Metaphysics is the study of the most fundamental aspects of life, including nature, time, objects and their properties, wholes and pieces, events, processes, and causation, and the mind-body relationship. Cosmology, or the study of the entire universe, and ontology, or the study of being, are two branches of metaphysics. The primary argument is between realism, which asserts that entities exist independently of their mental perceptions, and idealism, which asserts that reality is constructed or otherwise immaterial.
Idealism is a philosophical perspective that holds that thoughts are the only true reality and the only thing worth knowing. The emphasis is on conscious reasoning in the mind in the quest for enduring and everlasting reality, beauty, and justice. Plato, the father of Idealism, espoused this viewpoint in his popular book, The Republic, around 400 BC. Plato believed in the existence of two worlds. The spiritual or mental universe, which is eternal, permanent, ordered, normal, and universal, is the first world. There is also the changing, imperfect, and chaotic world of appearance, which is experienced by sight, touch, smell, taste, and sound. The duality of mind and body is a phrase used to refer this division.
In response to what he saw as an excessive emphasis on the immediacy of the physical and sensory environment, Plato envisioned a utopian society in which “education to body and soul all the beauty and perfection of which they are worthy” was the ideal. The sensory world’s shadows must be overcome by the light of reason or universal truth, according to his Allegory of the cave. To comprehend reality, one must seek knowledge and align oneself with the Absolute Mind. This philosophy is considered to be one of the oldest educational philosophies. Plato also claimed that the soul is completely created prior to birth and is perfect and at one with the Universal Being. The birth process tests for perfection, so education requires the birth of fully developed concepts to consciousness.
The aim of education, according to idealism, is to discover and improve each individual’s abilities as well as maximum moral excellence so that they can better serve society. The emphasis of the curriculum is subject matter of mind: literature, history, philosophy, and religion. The use of lecture and discussion as teaching methods focuses on the handling of ideas. Introspection, intuition, perception, and whole-part logic are all used to bring unconscious mental ideas to consciousness. A character is formed by imitating role models and heroes.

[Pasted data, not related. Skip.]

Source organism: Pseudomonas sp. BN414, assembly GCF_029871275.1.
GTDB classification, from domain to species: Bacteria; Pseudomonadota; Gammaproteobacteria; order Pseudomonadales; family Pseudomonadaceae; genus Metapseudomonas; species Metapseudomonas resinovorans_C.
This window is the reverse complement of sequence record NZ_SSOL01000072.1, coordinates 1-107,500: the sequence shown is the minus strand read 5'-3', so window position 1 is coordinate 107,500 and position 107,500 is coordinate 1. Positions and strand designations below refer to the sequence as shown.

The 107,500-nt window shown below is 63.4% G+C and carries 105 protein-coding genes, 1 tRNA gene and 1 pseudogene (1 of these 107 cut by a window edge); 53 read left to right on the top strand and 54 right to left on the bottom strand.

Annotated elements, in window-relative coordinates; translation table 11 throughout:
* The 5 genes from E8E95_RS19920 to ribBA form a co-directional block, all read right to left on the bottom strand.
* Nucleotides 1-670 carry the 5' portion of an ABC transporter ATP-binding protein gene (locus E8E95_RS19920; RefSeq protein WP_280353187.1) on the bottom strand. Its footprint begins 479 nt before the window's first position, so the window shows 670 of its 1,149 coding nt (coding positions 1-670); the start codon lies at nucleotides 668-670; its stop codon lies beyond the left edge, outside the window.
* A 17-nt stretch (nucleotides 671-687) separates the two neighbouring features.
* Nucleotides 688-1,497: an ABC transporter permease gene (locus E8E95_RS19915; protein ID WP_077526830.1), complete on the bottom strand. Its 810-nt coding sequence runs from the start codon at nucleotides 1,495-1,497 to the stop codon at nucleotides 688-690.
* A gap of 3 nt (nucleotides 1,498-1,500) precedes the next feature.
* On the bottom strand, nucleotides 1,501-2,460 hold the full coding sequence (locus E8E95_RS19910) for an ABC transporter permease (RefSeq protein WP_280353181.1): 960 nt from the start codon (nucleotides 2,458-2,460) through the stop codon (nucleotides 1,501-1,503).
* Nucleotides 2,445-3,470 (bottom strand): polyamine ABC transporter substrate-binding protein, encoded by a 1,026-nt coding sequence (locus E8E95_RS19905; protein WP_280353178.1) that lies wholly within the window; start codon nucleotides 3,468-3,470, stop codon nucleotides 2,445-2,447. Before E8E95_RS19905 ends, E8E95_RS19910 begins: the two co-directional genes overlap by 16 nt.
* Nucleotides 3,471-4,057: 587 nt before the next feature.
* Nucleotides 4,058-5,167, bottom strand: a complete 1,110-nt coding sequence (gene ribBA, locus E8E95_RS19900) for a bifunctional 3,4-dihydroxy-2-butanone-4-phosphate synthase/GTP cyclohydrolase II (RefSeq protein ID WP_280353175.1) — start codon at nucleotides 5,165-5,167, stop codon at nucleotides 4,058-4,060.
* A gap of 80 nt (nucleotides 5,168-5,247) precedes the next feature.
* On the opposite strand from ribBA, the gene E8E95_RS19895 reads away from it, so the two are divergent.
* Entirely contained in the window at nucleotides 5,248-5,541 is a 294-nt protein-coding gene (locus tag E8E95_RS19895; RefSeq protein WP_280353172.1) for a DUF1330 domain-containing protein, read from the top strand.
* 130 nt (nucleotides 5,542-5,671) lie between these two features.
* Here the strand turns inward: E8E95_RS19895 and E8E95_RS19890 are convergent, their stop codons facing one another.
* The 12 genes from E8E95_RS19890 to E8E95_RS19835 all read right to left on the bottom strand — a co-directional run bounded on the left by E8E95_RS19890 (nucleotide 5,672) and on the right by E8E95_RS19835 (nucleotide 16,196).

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Realism means that reality exists outside of the consciousness of man(meaning the reality is independent of the human mind). The universe of physical objects is the true reality. The body/objects are the center of focus. The objective definition of truth(reality) is what can be seen. Aristotle is known as the founder of both realism and the scientific method. He was a student of Plato who disagreed with his mentor’s idealist philosophy.
The aim of this metaphysical viewpoint is to comprehend objective reality by “diligent and unwavering analysis of all observable data.” Aristotle believed that in order to comprehend an object, one must first understand its ultimate form, which does not change. In order to be able to think about physical events and aspects, Aristotle was the first to teach logic as a formal discipline. The exercise of logical thinking is regarded as humanity’s ultimate goal. The subject matter of the physical world, especially science and mathematics, is emphasized in the Realist curriculum. The teacher organizes and presents information in a discipline in a structured manner, showing the use of criteria in decision-making. To learn facts and basic skills teaching methods include demonstration and recitation. Students must also show logical and scientific thinking skills through observation and experimentation. Curriculum should be based on distinct disciplines, structured, and scientifically approached. Training helps to improve a character. Pragmatism: According to pragmatists, only those things that are experienced or observed are real.
Example of Realism: A mango tree exists in concrete reality and is not just an abstract concept produced by the mind as the idealists would have us believe. Therefore, the fact the mango free exists in reality and has its own properties like hardness and thickness, that mango tree is independent of anyone’s perception. It is therefore “real”.